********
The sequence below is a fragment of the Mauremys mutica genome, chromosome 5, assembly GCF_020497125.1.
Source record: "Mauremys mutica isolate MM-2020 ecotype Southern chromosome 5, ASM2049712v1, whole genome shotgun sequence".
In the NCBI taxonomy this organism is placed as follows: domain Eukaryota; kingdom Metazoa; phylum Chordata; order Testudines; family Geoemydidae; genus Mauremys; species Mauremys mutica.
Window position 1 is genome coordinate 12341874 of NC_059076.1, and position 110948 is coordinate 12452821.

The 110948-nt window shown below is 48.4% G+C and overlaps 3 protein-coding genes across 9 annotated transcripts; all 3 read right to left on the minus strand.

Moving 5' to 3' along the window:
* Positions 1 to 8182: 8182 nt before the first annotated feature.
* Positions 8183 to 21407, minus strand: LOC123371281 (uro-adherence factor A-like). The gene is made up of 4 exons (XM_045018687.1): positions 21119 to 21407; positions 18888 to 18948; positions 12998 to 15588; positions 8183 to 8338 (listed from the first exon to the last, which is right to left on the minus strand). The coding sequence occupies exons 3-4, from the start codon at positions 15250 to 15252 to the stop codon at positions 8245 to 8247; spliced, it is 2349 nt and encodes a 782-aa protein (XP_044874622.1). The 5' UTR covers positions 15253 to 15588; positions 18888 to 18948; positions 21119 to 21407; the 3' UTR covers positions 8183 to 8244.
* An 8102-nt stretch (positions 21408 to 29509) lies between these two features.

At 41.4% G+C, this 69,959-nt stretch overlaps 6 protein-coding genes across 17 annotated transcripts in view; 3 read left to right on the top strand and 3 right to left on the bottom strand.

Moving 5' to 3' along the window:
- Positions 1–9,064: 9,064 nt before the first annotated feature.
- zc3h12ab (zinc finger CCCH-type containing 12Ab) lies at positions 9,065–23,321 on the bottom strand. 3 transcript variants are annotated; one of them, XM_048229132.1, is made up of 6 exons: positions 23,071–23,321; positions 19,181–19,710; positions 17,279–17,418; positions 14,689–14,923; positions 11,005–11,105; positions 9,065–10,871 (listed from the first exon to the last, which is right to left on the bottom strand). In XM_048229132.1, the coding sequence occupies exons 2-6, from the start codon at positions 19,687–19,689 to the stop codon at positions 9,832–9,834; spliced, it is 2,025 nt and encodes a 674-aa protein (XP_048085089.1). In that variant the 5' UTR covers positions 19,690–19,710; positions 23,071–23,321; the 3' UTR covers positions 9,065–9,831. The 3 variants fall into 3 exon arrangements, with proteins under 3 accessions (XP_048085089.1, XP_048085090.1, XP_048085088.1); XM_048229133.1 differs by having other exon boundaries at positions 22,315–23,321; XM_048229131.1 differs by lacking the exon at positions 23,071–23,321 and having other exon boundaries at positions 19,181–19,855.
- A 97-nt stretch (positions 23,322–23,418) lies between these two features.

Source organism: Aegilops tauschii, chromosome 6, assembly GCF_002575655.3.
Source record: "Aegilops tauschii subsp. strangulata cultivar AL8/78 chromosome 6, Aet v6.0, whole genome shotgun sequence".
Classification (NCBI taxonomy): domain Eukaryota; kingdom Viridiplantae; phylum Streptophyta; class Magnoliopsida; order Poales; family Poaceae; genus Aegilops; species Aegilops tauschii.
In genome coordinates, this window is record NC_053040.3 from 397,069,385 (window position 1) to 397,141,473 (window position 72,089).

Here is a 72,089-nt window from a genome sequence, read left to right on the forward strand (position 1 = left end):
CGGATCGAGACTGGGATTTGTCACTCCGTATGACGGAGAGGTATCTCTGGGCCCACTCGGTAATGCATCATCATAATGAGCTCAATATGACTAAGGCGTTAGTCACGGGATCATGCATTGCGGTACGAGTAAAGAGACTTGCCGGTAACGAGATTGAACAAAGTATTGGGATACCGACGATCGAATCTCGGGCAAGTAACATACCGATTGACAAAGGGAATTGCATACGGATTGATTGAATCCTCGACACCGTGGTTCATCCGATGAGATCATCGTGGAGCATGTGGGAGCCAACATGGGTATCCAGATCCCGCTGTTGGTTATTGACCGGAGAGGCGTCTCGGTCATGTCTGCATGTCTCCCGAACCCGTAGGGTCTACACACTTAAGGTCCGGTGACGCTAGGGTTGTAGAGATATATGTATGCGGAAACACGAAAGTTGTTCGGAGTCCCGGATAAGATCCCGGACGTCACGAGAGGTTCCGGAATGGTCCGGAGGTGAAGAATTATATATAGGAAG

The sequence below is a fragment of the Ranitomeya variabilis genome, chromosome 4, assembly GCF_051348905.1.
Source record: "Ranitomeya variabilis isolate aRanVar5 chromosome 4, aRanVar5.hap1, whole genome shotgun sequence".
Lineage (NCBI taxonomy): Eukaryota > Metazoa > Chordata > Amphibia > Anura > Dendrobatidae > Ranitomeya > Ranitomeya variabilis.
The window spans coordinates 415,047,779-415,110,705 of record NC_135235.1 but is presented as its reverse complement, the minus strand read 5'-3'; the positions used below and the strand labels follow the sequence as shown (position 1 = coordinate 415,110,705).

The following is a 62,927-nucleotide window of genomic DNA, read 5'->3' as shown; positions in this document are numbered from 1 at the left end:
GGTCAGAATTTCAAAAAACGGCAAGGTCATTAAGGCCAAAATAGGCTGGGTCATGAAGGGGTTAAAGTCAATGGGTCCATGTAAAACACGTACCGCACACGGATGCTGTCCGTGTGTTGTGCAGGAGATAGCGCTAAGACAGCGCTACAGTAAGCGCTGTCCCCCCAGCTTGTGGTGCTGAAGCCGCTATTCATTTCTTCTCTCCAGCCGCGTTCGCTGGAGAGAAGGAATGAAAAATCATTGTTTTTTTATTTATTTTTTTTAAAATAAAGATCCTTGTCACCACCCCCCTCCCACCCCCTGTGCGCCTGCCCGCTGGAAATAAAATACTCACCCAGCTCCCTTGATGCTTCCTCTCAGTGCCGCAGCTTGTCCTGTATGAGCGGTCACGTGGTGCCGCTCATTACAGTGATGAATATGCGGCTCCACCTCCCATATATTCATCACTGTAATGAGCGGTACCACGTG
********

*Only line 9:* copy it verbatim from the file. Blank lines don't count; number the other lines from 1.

* An 8102-nt stretch (positions 21408 to 29509) lies between these two features.